The Importance of Animal Rescue Organizations in Our Communities
Animal rescue organizations offer a place of safety for animals with nowhere else to turn; veterinary care; spay/neuter services to help reduce population growth; and adoption opportunities. Their work is invaluable. Public shelters should be able to reduce or waive fees related to adopters and transfer from 501(c)(3) rescue organizations. Broader disclosure requirements are one way to achieve this.
Providing shelter and care for unwanted animals is a primary mission of rescue organizations such as the Humane Society of New York. These shelters provide animals with food and water; medical and behavioral care; veterinary services; relief from suffering; a safe environment; and social interaction with humans. Shelters are also responsible for assessing the health and behavior of animals, making appropriate euthanasia decisions, and ensuring shelter policy is aligned with community needs. Additionally, many shelters are on the cutting edge of the no-kill movement that encourages communities to make adoption the default option for all healthy and treatable pets.
Many state laws vest extraordinary powers in humane societies to investigate and prosecute animal cruelty crimes. Some states also designate current law enforcement officers as humane police officers, allowing them to explore and enforce animal cruelty laws for the local humane society. Other states use the “community policing approach,” in which an officer is designated to work jointly with the humane society and acts more or less as an extension of the organization.
When people adopt animals from shelters, they free up space so other dogs and cats can find a home, and it helps the shelter’s bottom line. Animal adoptions help fund food, medical care and spaying/neutering for shelter pets.
Many rescues rely on foster homes, where volunteers take in a puppy, kitten or cat to keep it until it finds its permanent home. This allows the pet to stay in a temporary environment that is more familiar than a shelter, making the transition more comfortable for the animal.
Animal rescues also work to raise awareness of animal cruelty, such as in laboratories and circuses, and they advocate for better treatment of farm animals and animals used in hunting and sports like bullfighting. They are a vital part of the fight against overpopulation, neglect and abuse of all animals, including pets.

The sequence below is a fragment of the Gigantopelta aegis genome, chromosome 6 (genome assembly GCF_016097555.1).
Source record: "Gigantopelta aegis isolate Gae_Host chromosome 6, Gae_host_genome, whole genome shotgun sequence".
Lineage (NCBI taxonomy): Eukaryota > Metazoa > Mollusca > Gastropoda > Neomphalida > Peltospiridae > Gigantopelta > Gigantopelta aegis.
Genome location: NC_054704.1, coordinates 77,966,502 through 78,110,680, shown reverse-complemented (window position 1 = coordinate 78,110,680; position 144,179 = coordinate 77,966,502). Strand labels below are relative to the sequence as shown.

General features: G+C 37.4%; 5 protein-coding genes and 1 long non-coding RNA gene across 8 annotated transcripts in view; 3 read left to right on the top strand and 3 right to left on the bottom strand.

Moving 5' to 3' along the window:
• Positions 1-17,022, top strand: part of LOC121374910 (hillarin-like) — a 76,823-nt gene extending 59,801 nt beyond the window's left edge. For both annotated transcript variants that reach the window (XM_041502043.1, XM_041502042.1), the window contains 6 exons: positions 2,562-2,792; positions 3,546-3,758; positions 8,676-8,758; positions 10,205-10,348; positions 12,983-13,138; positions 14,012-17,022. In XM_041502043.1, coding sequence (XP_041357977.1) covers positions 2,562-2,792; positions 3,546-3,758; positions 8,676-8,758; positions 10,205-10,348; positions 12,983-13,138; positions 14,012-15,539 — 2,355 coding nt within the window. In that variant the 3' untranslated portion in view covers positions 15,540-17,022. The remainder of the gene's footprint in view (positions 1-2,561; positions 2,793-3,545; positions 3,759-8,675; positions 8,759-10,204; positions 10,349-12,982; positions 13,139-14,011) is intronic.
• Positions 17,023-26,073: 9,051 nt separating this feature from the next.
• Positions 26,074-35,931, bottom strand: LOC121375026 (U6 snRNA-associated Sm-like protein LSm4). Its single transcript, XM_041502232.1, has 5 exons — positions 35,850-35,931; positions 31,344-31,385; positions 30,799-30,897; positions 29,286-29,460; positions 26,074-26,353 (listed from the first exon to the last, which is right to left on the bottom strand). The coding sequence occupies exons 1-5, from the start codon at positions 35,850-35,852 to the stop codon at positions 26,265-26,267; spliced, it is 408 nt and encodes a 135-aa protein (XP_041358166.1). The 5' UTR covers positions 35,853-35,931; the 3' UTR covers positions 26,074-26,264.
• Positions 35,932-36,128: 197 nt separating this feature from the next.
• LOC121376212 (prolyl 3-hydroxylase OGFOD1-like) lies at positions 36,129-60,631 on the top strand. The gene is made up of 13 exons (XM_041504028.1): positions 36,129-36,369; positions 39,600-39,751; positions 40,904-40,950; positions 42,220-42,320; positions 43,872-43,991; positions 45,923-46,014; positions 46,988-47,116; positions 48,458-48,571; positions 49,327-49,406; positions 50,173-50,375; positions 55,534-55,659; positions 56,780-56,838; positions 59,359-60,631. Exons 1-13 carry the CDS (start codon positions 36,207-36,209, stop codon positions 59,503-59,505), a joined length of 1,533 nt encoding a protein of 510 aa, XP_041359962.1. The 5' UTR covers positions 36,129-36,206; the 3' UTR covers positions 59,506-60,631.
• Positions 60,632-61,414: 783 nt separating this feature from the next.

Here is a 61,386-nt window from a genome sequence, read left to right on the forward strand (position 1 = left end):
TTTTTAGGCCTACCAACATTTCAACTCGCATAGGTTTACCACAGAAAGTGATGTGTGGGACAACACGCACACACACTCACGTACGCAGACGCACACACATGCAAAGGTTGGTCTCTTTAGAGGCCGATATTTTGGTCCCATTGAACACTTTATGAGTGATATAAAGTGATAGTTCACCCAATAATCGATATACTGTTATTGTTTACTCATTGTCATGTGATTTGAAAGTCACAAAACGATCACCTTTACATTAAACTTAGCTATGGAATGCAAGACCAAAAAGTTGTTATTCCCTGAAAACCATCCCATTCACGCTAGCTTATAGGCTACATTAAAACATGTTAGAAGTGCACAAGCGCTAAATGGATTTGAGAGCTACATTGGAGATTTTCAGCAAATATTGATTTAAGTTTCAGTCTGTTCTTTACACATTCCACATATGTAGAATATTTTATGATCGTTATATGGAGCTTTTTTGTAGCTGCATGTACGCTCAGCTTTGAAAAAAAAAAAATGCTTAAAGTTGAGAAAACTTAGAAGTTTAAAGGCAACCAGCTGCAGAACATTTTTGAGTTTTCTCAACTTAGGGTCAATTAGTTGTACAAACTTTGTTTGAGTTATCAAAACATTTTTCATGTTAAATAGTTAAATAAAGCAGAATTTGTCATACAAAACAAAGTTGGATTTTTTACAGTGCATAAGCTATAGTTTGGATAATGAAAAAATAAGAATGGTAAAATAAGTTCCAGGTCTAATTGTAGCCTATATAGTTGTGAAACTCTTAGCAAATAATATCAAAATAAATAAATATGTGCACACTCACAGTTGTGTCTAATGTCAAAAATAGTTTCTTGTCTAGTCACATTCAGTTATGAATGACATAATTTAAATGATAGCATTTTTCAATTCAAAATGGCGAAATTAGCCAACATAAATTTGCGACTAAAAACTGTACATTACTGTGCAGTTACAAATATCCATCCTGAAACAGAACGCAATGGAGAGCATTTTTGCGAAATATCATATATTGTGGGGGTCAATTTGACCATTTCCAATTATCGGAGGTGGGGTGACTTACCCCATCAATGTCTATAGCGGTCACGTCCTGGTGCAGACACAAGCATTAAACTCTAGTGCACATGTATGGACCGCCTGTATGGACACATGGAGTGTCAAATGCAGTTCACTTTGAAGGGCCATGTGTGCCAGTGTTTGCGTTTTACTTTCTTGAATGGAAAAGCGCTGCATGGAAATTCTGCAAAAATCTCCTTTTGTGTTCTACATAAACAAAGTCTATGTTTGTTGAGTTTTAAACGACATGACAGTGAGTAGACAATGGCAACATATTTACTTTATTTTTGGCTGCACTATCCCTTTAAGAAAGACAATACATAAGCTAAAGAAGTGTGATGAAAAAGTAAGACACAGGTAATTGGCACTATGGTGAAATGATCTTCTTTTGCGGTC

Animal rescue organizations are committed to educating the public about responsible pet ownership, spaying/neutering and fostering. Their outreach efforts help people access their intrinsic values and foster a sense of stewardship of the natural world.
Many rescue organizations specialize in a particular category of animals, such as livestock, poultry or wildlife. Others focus on rescuing specific industries like racing, bullfighting and laboratory testing. No matter what type of animal they recover, all save share a dedication to ending cruelty.
Rescues are often volunteer-driven, which helps keep costs down for the organization. This allows for greater adoption rates and compassion towards the animals they rescue. Rescues also serve as a great educational resource for future veterinarians and veterinary students. Many students identify volunteering with a rescue as a unique opportunity to explore a different One Health sector and better understand the interconnectedness of humans, animals and the environment.
Animal rescue organizations work to keep animals off the streets, where they can be starving for food and water or being hit by cars. By temporarily housing animals in shelters and rescuing those who are abandoned or suffering from cruelty, they give animals a safe environment to recover and find loving homes.
It’s easy to get jaded about shelters and rescue organizations when hearing of the number of animals that need rescued, but they impact our communities. They work to help pets and their people, which requires community participation.
Join this session to learn how community outreach can succeed for shelters and rescues. Developing sustainable programs that build engagement can positively impact animal outcomes and human and animal relationships. Plus, tracking data is important for gaining grant funds. Learn how to track intake, animal outcomes, foster numbers, supplies donated, and community services provided using Pawlytics.